During his sentencing hearing, Rogel Lazaro Aguilera-Mederos broke down in tears as he pleaded for a judge to forgive him for a 2019 incident in which he crashed a big rig into a group of stopped cars on a Colorado highway. The collision killed four people, injured six more and started a fire that engulfed several vehicles and melted portions of the highway, the Washington Post reports. "I would have preferred God taken me instead of them," said Aguilera-Mederos, 26.
U.S. public opinion is closely divided over whether people convicted of crimes spend too much, too little or about the right amount of time in prison, reports the Pew Research Center. The differences are especially notable differences in views by party affiliation, ideology, race and ethnicity.
Henry Montgomery walked out of the Louisiana State Penitentiary at Angola after nearly six decades behind bars, and nearly six years after his own case led to a landmark U.S. Supreme Court ruling that freed hundreds in the intervening years, the Baton Rouge Advocate reports. Following the Supreme Court’s decision in January 2016 in Montgomery v.
In the latest case destined for infamy for the leniency shown a privileged white man charged with a sex crime, a county court judge in New York's Niagara County said jail time "would be inappropriate" for 20-year-old Christopher Belter, who pleaded guilty in 2019 to felony charges including third-degree rape in assaults on four adolescent girls during parties at his parents' home when he was 16 or 17, the Washington Post reports. Judge Matthew J.
As the third anniversary approaches of President Trump's signing of the First Step Act to ease harsh sentences for non-violent offenses and reduce recidivism, the U.S. Sentencing Commission remains hobbled by vacancies that mean it cannot give judges guidance on how to invoke the law, the sole remaining member of the commission told Reuters. Senior U.S.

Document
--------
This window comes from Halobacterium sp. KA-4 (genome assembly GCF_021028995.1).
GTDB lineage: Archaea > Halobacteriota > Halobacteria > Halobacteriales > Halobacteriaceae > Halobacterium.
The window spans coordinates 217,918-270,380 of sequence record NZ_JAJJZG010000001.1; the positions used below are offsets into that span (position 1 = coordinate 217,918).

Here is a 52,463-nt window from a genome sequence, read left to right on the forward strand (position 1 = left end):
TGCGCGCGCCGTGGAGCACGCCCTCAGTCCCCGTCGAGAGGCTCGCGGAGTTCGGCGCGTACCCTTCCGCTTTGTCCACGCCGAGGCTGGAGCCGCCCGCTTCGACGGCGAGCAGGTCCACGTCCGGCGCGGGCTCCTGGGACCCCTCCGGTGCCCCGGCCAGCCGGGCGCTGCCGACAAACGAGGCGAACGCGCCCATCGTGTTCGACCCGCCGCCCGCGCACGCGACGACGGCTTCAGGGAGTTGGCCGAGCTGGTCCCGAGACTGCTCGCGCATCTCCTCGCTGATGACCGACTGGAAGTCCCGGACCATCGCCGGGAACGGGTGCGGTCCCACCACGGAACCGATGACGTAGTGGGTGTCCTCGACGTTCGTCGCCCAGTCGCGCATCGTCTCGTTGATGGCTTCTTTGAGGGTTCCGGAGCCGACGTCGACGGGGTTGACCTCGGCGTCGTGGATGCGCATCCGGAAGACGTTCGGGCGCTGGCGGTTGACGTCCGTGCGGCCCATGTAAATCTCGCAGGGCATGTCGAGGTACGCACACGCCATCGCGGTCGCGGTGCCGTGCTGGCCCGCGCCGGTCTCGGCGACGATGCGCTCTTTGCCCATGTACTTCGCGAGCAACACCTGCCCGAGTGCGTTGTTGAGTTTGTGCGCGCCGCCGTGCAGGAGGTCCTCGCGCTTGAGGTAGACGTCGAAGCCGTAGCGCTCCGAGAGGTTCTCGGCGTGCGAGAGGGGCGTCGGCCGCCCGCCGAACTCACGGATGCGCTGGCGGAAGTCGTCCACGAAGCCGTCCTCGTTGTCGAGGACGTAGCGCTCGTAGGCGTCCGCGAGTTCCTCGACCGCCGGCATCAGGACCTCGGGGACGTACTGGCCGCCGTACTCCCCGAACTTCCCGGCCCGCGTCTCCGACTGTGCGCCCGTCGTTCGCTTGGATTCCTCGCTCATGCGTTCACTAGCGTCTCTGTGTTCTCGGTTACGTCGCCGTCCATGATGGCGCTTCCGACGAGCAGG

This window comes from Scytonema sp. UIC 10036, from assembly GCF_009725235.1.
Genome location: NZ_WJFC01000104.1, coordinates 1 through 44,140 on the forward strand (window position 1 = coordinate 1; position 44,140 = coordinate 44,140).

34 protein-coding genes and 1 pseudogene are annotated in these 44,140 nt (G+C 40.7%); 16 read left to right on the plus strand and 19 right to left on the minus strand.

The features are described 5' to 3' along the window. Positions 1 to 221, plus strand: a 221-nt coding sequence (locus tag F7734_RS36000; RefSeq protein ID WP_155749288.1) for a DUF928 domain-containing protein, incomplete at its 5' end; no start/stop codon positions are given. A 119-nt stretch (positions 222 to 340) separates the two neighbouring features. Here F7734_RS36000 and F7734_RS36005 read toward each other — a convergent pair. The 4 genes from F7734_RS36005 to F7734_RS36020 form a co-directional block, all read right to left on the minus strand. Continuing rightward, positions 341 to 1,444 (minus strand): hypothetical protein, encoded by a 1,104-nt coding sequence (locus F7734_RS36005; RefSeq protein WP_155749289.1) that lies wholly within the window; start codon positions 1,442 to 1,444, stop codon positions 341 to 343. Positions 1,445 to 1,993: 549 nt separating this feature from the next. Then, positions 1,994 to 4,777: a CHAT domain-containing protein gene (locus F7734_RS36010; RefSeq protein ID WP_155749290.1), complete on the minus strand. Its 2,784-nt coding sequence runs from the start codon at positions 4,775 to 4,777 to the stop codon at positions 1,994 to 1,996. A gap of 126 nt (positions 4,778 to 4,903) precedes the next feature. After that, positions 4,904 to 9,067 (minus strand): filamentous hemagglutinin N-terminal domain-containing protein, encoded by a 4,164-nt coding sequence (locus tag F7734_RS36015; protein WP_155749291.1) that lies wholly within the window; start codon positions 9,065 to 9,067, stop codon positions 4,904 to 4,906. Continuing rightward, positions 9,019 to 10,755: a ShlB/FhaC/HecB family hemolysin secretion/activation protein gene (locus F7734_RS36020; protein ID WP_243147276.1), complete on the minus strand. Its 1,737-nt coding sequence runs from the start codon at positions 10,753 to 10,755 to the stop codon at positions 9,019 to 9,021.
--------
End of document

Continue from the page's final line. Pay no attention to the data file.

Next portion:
Gov. Gavin Newsom on Friday signed laws aimed at reducing prison sentences for people convicted of drug- and gang-related crimes, despite concerns from prosecutors, reports the Los Angeles Times. One measure seeks to reduce the number of sentence enhancements that can double prison terms. More than 150 enhancements exist for aggravating factors that include prior criminal records, use of a gun in the commission of a crime and offenses involving minors.
California Gov. Gavin Newsom ended mandatory minimum sentences for nonviolent drug crimes in the nation's most populous state, giving judges more discretion to impose alternative sentences, the Associated Press reports. The law grew out of what Democratic Sen. Scott Wiener of San Francisco called a failed war on drugs that disproportionately incarcerated people who are Black or Latino.
A federal judge approved the unconditional release next year of John Hinckley Jr., who wounded late President Ronald Reagan and three others outside a Washington, D.C., hotel in a failed assassination attempt in 1981, NPR reports. Hinckley, 66, has been living outside a mental health facility for the past several years, a result of a gradual lightening of supervision.
As judges increasingly have used electronic monitoring instead of prisons to monitor inmates through the coronavirus pandemic, newly released data confirm what advocates have long argued: Ankle monitors are onerous, and they often subject wearers to vague rules, like avoiding people of “disreputable character.” The ankle monitoring business, the research found, is dominated by four profit-seeking companies, and it ultimately could drive more people back to prison,
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